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Protestants repent for churches’ role in oppressing First Nations

July 2, 2010

GRAND RAPIDS, Mich.

A global Protestant body representing 80 million Christians has issued an apology for the role played by churches in perpetrating abuse against Native Americans, First Nations and other indigenous peoples.

“We … repent of our history littered with ways in which we have betrayed Gospel values of justice, fairness, and love for our neighbor … by the confiscation of land, and mass killings,” delegates at the founding meeting of the World Communion of Reformed Churches said in a June 26 statement.

The June 18-28 gathering here took place on the traditional territory of Native American peoples, delegates noted.

In their statement, they said they hoped that through “genuine repentance” they would have courage to repair broken relationships and begin new paths of reconciliation. They also said they were repenting for manifesting “cultural, economic and theological arrogance” and the way their church structures had “perpetrated abuse.”

The Rev. Bill Thomas, a delegate from the United Church of Canada, noted however, “This has to be the beginning of a process that may be generations in coming to fruition.”

Several events throughout the meeting stressed the role of Native Americans, indigenous and First Nation peoples.

A centerpiece was a keynote address by Native American Richard Twiss. He said churches had been “willing partners” in the oppression of Native Americans and that Christianity and Christian mission had been used to reinforce cultural assimilation.

The Grand Rapids meeting marked the merger of the World Alliance of Reformed Churches and the Reformed Ecumenical Council, two bodies that had an overlapping membership.

Organizers of the gathering, called a uniting general council, said similar global Reformed gatherings had always tried “to respond to unfinished issues of justice” in the places where the meetings have taken place.

“Certainly the issue of justice, reconciliation, making right the relationship between Native Americans, First Nations people and those of us who are basically immigrants to this society remains a critical issue,” the Rev. Clifton Kirkpatrick, a member of the Presbyterian Church (U.S.A), and the outgoing president of WARC, told ENInews.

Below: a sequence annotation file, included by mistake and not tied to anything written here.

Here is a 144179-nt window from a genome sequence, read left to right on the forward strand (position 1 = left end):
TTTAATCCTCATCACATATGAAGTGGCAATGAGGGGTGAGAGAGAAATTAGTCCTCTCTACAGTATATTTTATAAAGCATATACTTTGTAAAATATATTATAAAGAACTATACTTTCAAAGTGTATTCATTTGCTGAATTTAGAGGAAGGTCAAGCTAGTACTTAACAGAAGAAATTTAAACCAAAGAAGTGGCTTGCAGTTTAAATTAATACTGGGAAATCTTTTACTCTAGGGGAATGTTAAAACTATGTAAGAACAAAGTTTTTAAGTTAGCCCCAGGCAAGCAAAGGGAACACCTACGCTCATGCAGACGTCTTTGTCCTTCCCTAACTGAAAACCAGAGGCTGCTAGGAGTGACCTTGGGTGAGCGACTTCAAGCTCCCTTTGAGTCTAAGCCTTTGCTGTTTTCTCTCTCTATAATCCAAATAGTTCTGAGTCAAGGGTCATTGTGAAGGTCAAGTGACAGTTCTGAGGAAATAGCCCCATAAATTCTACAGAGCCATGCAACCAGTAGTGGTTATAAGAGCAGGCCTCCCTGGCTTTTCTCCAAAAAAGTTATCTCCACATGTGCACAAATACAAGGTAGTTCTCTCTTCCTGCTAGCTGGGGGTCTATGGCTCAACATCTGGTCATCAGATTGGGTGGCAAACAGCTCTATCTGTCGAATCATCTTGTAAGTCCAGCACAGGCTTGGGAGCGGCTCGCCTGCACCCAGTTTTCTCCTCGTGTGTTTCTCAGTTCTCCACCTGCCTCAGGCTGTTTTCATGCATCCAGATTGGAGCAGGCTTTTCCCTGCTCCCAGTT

A key moment came on the first day of the meeting, when Native American representatives were presented with a U.S. Marines sword that had been fashioned into a ploughshare.

Reformed leaders said this was to represent a text from the Old Testament of the Bible (Micah 4:3) that looks to a time when, nations shall “beat their swords into ploughshares, and … nation shall not lift up sword against nation.”

In response, Mike Peters, a minister and member of the Odawa people, presented the Reformed leaders with a replica of the medal given in 1850 to family members of the chief of his nation who signed a peace treaty with the United States.

“It was just spontaneous,” Peters told ENInews. “When I saw the sword, the spirit spoke to me and said I needed to give them the peace medal as a sign that I trust them.”

Kirkpatrick described the gift as “the most deeply moving moment in this uniting general council.” He acknowledged, however, that not all Native American and First Nations peoples who were approached “were of one mind” about taking part in the meeting.

“There is obviously among many North American people a sense of betrayal by the Christian church, [and] by white society, and a sense they have often been invited for celebratory, symbolic actions without substantive change,” he said.

Delegates in their statement also apologized for presenting forms of worship, music and biblical interpretation as the only “legitimate liturgical expressions” and teaching theology and church history in ways that disregarded the contributions of Native Americans and other indigenous communities.

The WCRC groups some 230 Congregational, Presbyterian, Reformed, United and Uniting churches in 108 countries.

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